It's not whether you win or lose? Perhaps not, and our society has definitely been sending that message for decades. But, nonetheless, I play to win, and I hope all the other players do too, whether they feel like winning is the only thing or not.


huzonfirst said...

Yes, Knizia's quote is my favorite ones concerning gaming. To me, the *goal* of winning is important for several reasons. It gives me a reason to play, an objective, and that makes my decisions meaningful. Just as important, it allows me to predict what my opponents will do, assuming that they are also playing to win. Finally, it is the ultimate answer to non-gamers who criticize gamers as people who "only think about winning". It explains why it's important for a game to have a winner, while at the same time the players aren't that concerned about whether they win or not. As for me, I would much rather play well in a game than win it. Of course, I'd rather do both, but lucking into a win leaves you with a hollow feeling, while losing a well fought game, even though it can be a bit frustrating, is ultimately very satisfying.

Anonymous said...

This is an interesting topic, and something that came up a bit after our lunch-hour game of Wizard. However, I'd like to suggest that your article describes two very different situations:

(1) There is an obvious difference between placing second, third, or fourth in the Survivor TV show. It only makes sense that players strive to reach realistic goals, and "playing for second" is a valid strategy.

(2) On the other hand, consider our card games at lunch only track who wins - there is no difference between placing second or last, and thus no incentive to try and improve your position.

Winning is obviously a term that depends on what goals you have selected. Consider placing 2nd in a poker tournament, and earning $2000 over your initial buy-in. One player might consider this a stunning victory because of the pay out. Another player might be disappointed because their goal was to qualify for a bigger tournament by taking 1st. It's really all perspective, and what you want to come away from the game with.

Interestingly enough, we tried using a ranking system like the one you mentioned for our Wizard games. Players would earn points for how well they finished, which were tracked over a period of several weeks.

Unfortunately, that point system led to "oddball" tactics and many boring games as the back of the pack was busy scrapping and clawing for relative gains. When we chose to target the leader instead, the games stayed much closer for all players involved and were often more interesting.

Before long, we decided that Wizard is more fun without tracking positional finishes - keeping the stakes lower and the scope to determine a "winner" much shorter gives us more than enough enjoyment.

Coldfoot said...

“It's not whether you win or lose, it's how you place the blame.”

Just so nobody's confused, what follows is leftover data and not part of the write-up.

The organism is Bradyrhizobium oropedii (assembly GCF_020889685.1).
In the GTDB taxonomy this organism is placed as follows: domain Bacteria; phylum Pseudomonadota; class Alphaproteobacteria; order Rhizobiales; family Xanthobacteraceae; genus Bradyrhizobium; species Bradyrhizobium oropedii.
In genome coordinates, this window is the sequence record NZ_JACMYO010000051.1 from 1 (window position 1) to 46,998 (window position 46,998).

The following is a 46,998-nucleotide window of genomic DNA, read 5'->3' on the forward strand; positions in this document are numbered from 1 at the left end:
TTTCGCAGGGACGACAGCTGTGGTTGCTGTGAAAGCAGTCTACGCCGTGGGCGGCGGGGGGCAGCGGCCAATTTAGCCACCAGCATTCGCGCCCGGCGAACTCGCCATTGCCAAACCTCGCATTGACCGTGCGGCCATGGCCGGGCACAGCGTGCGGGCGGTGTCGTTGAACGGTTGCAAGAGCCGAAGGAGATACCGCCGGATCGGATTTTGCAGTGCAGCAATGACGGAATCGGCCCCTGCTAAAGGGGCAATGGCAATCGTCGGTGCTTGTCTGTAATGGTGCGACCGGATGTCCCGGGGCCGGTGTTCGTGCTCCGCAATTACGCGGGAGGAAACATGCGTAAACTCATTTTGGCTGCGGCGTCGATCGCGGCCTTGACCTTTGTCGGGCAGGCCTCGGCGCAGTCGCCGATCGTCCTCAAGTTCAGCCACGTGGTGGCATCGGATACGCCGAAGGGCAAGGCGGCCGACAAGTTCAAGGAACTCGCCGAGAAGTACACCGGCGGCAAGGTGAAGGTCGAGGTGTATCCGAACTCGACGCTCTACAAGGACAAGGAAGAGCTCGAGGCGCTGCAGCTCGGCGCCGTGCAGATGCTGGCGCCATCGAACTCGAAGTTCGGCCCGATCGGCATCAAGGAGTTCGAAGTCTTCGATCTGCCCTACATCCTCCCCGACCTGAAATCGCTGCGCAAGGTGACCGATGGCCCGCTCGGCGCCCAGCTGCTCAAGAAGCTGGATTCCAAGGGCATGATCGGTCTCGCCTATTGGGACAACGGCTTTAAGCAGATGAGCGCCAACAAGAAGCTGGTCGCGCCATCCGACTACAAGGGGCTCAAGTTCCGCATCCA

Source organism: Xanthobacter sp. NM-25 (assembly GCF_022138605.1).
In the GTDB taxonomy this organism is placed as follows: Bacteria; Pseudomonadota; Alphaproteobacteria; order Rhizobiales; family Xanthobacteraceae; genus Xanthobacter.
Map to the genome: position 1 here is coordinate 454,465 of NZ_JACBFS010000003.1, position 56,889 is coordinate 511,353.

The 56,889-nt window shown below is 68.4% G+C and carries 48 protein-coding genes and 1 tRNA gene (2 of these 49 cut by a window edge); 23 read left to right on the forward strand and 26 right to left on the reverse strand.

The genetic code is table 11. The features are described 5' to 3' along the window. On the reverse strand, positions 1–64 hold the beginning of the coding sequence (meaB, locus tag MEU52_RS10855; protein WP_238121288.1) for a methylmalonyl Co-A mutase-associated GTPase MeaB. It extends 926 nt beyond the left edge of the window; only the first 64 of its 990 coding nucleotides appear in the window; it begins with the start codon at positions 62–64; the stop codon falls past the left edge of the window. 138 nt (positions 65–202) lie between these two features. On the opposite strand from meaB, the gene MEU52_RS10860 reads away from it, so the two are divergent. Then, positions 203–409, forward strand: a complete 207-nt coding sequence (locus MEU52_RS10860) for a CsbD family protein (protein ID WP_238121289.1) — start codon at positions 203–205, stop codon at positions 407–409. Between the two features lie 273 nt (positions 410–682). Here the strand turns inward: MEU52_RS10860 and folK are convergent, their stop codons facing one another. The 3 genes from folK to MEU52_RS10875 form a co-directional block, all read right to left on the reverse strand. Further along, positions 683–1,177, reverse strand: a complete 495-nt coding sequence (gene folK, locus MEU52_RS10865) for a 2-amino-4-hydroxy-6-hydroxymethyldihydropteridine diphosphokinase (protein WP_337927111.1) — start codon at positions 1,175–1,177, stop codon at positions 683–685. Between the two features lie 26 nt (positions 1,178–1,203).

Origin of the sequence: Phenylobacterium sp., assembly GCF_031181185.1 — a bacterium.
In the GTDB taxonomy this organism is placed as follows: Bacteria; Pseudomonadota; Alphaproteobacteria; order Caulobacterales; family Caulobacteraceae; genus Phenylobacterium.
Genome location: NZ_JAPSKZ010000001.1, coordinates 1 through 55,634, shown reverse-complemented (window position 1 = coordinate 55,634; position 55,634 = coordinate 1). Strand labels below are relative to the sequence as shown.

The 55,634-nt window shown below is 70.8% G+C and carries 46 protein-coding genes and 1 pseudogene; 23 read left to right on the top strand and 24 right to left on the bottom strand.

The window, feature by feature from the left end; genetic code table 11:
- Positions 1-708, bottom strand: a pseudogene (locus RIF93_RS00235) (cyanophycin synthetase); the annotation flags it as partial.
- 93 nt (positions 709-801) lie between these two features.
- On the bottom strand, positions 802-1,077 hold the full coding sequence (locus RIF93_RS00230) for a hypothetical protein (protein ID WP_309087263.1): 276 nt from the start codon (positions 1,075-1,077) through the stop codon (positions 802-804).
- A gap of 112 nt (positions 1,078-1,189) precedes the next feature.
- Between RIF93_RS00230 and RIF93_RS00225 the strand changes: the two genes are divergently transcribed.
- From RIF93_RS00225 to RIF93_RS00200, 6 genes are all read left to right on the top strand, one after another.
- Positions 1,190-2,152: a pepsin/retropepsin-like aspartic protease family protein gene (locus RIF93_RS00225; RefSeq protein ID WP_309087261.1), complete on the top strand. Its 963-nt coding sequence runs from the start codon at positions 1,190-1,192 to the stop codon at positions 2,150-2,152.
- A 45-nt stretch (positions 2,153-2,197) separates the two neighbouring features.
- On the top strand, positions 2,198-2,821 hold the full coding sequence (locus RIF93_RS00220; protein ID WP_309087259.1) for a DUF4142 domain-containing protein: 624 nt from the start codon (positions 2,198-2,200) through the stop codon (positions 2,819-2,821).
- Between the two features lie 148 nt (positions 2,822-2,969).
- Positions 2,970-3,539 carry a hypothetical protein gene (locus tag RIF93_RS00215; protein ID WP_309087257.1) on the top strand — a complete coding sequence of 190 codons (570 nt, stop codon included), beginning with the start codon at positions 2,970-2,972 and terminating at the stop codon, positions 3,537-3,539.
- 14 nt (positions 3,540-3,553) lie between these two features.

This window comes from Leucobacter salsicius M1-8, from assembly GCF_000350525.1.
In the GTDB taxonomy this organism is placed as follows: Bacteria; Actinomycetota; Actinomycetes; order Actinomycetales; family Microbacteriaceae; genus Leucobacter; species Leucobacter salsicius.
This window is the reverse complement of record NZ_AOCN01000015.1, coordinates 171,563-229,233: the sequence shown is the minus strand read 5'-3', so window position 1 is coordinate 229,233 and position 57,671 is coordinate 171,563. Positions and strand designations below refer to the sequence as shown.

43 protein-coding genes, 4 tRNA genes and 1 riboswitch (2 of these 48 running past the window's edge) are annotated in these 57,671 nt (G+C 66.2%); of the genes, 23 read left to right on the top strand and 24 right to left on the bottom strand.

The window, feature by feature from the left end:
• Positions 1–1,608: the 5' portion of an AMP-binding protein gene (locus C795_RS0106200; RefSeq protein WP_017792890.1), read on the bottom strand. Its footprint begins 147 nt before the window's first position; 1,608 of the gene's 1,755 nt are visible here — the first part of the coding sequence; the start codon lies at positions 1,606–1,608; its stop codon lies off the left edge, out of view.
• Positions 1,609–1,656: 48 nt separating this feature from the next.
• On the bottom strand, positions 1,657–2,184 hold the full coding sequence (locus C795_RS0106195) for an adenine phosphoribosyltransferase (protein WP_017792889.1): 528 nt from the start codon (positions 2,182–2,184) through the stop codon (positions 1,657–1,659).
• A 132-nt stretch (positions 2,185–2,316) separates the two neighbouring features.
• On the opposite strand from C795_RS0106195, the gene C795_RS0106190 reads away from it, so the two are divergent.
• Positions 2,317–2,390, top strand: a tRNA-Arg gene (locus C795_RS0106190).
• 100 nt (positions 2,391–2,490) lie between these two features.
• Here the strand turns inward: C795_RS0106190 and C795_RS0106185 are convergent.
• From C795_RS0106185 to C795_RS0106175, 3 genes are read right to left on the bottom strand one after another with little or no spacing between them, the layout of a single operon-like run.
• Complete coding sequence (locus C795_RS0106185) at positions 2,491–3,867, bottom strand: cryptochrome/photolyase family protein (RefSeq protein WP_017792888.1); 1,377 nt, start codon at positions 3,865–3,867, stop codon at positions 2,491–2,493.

Oscar Wilde

Anonymous said...

I used to have a strong preference for playing for position, but lately I tend to think more about maximizing my score in relation to the first place player. In other words, imagine that the prize money is not awarded in fixed ratios according to place, but proportionally by score. Obviously this only works in games that have a clearly linear victory point track, but in these games I find this to be a more satisfying play style than having the leader coast to the end because the others are squabbling with each other over place. I think it's also a good approximation of "play for first no matter how small your chances", because that doesn't make much sense when your chance is zero.

Kimbo said...

"Second place is just the First loser..."

Playing for position is a cop out. I've seen the attitude that 2nd place is better than 3rd place before. Why? Both the 2nd place and 3rd place finishers lost the game. Unless position means something (tournament seed, prize money, etc.) playing for position is simply a way to make ourselves feel better about losing.

It's also a variant of "King Making", a tactic that usually pisses everyone off.

Do I believe the above statements? I'm not sure... I enjoy winning a game, but I play games for enjoyment. There has to be more losers than winners, so anyone who can only enjoy a game by winning shouldn't be playing games.

Shannon Appelcline said...

Another good quote. It looks like Vern Law, a baseball player, might have originated it, though I also find a lot of attributions to Worf in Star Trek: The Next Generation.

Anonymous said...

One aspect I find offputting about these discussions is that they don't deal with dedication. If you're playing to win then absolutely anything and everything, without restraint that is within the game is fair game in pursuit of victory. No, this doesn't mean negotiation in a non-negotiation game, or cheating (both are activities outside of the scope of the game). It means simply that you are unreservedly dedicated to winning. Now as for the question on when and if you convert from playing for first to playing for second or N'th, I consider that a personal question and thus part of the metagame of knowing your other players and their behavioural patterns.

Harry said...

Does anyone not recognize that this is a metaphor and the "game" referred to is LIFE?